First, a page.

Today, Ascension Sunday, we commemorate the end of the Lord’s public ministry in this world. “Mission accomplished,” Jesus would say. It does not mean that he is no longer with us or went into “retirement from public service.”
The Lord is still present but in his invisible form like his sacramental presence in the Holy Mass. He declared before he ascended to heaven, “Remember, I am with you always until the end of the world” (Mt 28,30).
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Our Lord’s Ascension teaches us that our final destination is not in this world but in the next life. Where he went, we will follow.
Once a devout lay minister died and off he went to the next life. There, one either goes to the top floor: heaven, where the righteous are rewarded with eternal bliss.
Those who have venial (pardonable) sins go to the second floor, purgatory, and the damned are herded to the basement, hell, where they are tormented for eternity.
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The lay minister found himself in purgatory. As he roamed about his new home, to his surprise he met his former parish priest.
“Father, I didn’t expect you to be here,” the excited parishioner exclaimed. “Why aren’t you up there?” pointing to heaven.
“Ssshhhh, quiet, Brod. I saw our corrupt congressman below us!” said the priest.
When we pass away from this world to the next life, we will make a personal accounting before the Lord.
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There’s a noteworthy insight from the “Acts of the Apostles” (first reading of the Mass). The “the two men in white,” presumably angels, tell the disciples: “Why are you looking up to heaven? Jesus who has been taken up will come back just as you have seen him go” (Acts 1,11).
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In the “interim” meantime period, the time between his Ascension and his return in the Last Judgment, we are told not to fix our concern solely on the afterlife but to establish “colonies of heaven” already here on earth.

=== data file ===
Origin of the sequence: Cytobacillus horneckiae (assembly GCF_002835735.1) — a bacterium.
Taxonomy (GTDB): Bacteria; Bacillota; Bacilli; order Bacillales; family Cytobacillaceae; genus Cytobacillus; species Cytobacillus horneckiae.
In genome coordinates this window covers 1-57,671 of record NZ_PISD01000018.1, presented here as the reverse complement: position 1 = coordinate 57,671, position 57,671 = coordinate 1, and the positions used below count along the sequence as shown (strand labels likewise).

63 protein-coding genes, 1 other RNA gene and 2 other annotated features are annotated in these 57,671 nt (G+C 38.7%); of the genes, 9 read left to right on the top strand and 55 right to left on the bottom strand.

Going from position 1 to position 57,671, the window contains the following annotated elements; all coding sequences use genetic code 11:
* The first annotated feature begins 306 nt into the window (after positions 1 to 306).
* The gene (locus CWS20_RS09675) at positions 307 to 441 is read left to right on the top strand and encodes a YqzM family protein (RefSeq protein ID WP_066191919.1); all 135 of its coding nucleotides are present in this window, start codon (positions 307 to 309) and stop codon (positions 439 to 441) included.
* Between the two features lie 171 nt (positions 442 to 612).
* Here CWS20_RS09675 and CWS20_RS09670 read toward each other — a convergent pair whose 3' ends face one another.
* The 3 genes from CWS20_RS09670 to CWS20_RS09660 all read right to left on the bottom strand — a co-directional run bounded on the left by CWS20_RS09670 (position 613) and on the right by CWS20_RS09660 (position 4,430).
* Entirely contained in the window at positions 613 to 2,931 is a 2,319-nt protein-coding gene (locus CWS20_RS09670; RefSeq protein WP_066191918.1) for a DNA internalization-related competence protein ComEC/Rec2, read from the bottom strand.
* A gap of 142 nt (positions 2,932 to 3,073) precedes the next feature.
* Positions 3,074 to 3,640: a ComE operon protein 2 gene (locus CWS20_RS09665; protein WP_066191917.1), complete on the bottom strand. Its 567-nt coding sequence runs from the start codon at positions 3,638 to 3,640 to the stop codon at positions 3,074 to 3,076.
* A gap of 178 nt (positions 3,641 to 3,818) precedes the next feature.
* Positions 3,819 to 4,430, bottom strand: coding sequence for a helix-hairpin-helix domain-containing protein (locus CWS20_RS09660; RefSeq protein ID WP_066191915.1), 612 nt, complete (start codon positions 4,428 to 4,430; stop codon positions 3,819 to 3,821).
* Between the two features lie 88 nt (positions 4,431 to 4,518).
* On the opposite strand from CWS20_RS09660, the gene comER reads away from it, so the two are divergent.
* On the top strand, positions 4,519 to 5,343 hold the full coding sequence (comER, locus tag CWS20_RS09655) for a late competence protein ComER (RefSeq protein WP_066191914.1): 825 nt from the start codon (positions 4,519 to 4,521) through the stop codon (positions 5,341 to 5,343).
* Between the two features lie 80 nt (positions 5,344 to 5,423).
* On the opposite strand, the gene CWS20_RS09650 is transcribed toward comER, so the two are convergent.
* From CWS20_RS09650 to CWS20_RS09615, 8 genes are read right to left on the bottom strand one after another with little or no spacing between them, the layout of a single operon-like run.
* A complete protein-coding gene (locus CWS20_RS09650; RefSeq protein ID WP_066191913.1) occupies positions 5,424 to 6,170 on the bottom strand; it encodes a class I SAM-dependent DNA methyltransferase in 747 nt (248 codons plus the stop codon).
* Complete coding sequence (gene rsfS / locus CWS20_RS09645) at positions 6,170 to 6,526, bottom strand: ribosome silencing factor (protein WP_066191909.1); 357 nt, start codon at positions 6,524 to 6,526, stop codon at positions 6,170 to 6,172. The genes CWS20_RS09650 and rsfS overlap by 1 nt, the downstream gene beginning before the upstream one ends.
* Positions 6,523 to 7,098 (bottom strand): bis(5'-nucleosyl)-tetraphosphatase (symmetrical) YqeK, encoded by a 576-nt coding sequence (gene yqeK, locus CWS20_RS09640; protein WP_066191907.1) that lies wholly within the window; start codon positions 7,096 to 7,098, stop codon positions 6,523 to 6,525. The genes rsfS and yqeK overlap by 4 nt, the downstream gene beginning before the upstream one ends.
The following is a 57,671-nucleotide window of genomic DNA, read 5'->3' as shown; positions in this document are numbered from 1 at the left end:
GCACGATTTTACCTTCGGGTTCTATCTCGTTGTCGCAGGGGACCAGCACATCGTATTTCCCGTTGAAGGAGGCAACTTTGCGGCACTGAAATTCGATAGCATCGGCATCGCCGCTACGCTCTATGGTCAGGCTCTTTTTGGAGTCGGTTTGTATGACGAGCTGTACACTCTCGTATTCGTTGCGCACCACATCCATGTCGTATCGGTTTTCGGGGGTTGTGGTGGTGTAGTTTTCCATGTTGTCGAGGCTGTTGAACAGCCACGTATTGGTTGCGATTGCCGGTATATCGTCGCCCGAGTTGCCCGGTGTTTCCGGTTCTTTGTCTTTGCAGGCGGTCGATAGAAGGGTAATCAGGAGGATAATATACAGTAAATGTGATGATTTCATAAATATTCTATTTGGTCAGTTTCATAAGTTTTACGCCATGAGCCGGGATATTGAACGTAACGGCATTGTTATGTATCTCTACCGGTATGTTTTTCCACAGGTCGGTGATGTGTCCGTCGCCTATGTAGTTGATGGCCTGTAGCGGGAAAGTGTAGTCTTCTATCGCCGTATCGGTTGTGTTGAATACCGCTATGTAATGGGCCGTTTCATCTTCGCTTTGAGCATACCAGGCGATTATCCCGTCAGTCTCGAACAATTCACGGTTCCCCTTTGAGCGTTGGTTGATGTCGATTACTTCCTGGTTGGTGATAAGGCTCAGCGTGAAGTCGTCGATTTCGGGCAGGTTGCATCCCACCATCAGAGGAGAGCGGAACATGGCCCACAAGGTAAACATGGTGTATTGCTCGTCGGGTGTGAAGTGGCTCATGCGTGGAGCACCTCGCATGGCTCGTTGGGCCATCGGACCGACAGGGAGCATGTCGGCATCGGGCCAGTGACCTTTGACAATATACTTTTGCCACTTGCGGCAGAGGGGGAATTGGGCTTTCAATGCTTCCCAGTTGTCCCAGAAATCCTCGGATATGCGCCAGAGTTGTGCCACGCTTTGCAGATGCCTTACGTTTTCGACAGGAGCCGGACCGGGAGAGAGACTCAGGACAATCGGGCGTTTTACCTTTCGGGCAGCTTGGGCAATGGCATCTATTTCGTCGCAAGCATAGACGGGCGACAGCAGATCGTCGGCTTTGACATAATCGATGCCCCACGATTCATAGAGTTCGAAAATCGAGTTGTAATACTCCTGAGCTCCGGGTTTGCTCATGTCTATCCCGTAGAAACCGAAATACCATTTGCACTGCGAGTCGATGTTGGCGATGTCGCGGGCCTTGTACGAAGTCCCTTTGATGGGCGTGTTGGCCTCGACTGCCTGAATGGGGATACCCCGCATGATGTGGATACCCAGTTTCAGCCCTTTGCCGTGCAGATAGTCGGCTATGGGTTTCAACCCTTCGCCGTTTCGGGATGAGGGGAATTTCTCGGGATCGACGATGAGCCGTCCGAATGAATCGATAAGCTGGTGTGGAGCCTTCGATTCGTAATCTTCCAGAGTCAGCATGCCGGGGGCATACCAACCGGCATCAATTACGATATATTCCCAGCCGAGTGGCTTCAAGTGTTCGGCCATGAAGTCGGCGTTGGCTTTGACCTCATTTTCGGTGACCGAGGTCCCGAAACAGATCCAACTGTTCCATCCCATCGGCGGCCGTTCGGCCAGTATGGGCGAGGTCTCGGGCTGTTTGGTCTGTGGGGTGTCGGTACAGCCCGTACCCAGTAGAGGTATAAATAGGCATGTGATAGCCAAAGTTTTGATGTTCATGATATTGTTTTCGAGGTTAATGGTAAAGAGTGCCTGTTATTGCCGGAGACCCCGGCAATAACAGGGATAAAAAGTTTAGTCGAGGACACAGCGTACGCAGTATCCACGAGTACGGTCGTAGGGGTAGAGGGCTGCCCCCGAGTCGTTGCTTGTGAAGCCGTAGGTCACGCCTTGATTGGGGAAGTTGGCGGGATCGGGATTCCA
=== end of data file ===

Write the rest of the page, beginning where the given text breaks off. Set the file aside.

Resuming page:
Establishing heavenly colonies means that we must work assiduously to make God’s Kingdom on earth a kingdom characterized by justice, love, truth, and peace.
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During the peak of the Covid pandemic, some friends related to me about four women from a barangay in Mayamot, Antipolo. They were so happy to get their much-awaited social amelioration pay amounting to P6,000 each.
But here’s the sad part. When they were getting into their rides, four men suddenly jumped at them. They grabbed their cash donations including their cell phones and fled!
But here’s something beautiful. When a benevolent man came to collect his amelioration pay and saw the plight of the four women, he told the officer in-charge he was donating his own amelioration and shared it among the poor victims. He said, “It’s okay, I can take care of myself.”
When Jesus will return in the Last Judgment, he will judge us by our good or evil deeds. The good will be rewarded but the evil will be condemned to eternal damnation (Mt 25, 35ff.)
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Do you still remember the American actress Whoopi Goldberg who delighted millions of viewers in the highly-acclaimed movies “Ghost” and “Sister Act”?
Every year Goldberg co-hosts a TV program to raise funds to aid her country’s numerous homeless. Asked why she was doing her charitable projects, she said, “I fear waking up one morning and finding out that my life was for nothing. We’re here for a reason and that is to throw little torches out to lead people through the dark.”
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Today, the Catholic Church marks the World Communication’s Day. This event is in response to Jesus’ command before his Ascension to heaven: “Go into the whole world and proclaim the good news to all creation” (Mk 16,15).
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Note that the Lord said “proclaim the good news.” While there’s a lot of destructive fake news and disinformation around as shown in the recent elections, the media should highlight the more inspiring news of success, compassion, peace, honesty, and human development.